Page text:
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Sunday, June 24, 2012
Just Say Yes
"No flies on electric"
Looking back over three and a half decades working below-the-line, a few essential truths remain standing long after the ambient static and detritus has been washed away by the relentless flow of time. Of these, perhaps the most crucial is the value of doing your work in a manner that will make you and your boss look good -- which will then cause him or her to feel smart for hiring you in the first place. Building a reputation as someone who does things right (and thus makes the boss look good) might be the essential survival skill for a freelancer in any department. Those who don't understand this -- or worse, who find a way to make their boss look bad -- are a lot less likely to get a call for the next gig.
Never forget that there are plenty of really good up-and-coming crew people out there hungry for work and eager to have your job.
When I was just a pup, the gaffer who served as my mentor had a mantra: "No flies on electric."* That meant he expected his crew to do their work in a quiet, professional manner, drawing no unnecessary attention to themselves or the department. Cable runs were to be neat, out of the way, and long enough so the genny would cause no problems for the sound department on set. Lamps and accessories were to be staged close enough to minimize delays caused by running back to the truck, but not in a manner that would impede the rest of the crew.** Any issues with production or other departments were addressed and resolved before they could morph into a problem.
He understood that our job was to serve the needs of the DP, and thus the production as a whole, and that an efficient, smoothly-run set lighting crew would make the cameraman -- his boss -- look good.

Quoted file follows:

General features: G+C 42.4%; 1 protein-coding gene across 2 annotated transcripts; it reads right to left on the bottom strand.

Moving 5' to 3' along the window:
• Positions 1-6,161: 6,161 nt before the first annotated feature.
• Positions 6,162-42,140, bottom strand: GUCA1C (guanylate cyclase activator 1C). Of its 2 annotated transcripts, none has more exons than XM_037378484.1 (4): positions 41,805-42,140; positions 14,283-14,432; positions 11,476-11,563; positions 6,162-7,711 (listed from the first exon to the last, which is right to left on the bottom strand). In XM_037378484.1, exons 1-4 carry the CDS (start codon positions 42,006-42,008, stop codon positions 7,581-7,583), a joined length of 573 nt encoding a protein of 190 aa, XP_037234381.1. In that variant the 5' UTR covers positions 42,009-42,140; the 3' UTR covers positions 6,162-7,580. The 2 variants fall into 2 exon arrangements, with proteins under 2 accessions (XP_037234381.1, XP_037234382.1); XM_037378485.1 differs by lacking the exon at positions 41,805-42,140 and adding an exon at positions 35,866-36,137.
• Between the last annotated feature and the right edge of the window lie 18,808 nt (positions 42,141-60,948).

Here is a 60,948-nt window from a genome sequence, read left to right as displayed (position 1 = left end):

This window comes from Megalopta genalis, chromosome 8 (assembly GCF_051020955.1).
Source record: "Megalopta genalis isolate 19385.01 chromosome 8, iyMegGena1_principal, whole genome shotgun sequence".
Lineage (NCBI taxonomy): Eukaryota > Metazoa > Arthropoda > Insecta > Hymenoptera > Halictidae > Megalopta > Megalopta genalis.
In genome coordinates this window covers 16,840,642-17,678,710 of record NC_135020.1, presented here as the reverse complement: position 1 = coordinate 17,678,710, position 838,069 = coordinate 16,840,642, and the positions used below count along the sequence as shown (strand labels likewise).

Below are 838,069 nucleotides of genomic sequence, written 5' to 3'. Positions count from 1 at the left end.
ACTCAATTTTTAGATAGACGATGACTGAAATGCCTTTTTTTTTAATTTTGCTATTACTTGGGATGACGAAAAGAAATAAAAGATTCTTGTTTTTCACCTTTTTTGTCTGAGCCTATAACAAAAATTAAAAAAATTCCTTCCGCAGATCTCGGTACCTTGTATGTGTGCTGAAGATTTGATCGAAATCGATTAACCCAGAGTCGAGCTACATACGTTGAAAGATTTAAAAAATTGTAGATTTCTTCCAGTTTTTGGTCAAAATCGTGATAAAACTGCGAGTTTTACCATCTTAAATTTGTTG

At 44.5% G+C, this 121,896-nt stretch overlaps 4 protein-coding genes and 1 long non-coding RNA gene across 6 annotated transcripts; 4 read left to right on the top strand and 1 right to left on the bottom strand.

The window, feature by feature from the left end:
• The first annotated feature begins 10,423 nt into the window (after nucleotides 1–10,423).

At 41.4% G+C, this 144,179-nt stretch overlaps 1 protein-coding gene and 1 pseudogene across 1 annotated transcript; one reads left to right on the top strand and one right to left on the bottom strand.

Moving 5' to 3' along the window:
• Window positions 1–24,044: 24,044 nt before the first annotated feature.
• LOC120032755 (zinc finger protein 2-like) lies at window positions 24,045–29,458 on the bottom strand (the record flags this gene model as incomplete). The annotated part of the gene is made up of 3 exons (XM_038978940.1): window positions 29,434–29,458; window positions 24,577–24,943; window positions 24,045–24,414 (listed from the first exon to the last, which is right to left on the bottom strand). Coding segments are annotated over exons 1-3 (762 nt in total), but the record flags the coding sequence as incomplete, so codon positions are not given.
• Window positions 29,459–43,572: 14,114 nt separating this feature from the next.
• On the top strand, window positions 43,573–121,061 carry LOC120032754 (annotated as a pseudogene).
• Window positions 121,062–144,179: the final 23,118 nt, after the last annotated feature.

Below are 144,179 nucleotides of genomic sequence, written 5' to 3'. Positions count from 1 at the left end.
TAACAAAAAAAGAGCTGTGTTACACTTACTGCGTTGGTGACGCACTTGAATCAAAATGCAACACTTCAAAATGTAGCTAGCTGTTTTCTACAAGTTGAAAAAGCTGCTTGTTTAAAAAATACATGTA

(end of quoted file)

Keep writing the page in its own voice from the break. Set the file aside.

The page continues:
This may sound like an obvious no-brainer, but I've seen crews who didn't (or couldn't) work that way -- usually because their department head was a jerk -- and having to share a set with them was no fun at all. One bad department can drag the whole show down, but when the entire crew adopts the right approach, the work days unfold with a minimum of drama. It takes extra effort, of course, but we're not there to stare like zombies into cell phones all day or flirt with cute extras; we're there to get the work done. Besides, running a tight ship makes the entire work day a much more pleasant and positive experience for everyone. Working on a crew with a solid work ethic just feels better, and more important, helps ensure that more work will keep rolling in. When the grip and electric crew handle the problems and challenges that inevitably arise throughout a day of filming without a lot of whining, carping, or undue flapping of elbows, they make their DP look good. When the DP's work goes smoothly, it makes the director's job easier and helps him/her look good. Veteran producers and UPMs understand the effort required to make a set run like a well-oiled machine, and most have worked with enough good and bad crews over the years to appreciate the difference. When your crew's default setting is to do things right, it will be noticed. But if you fall into the bad habit of slacking off – making a minimal effort just to get through each work day -- that too will be noted, and not in your favor.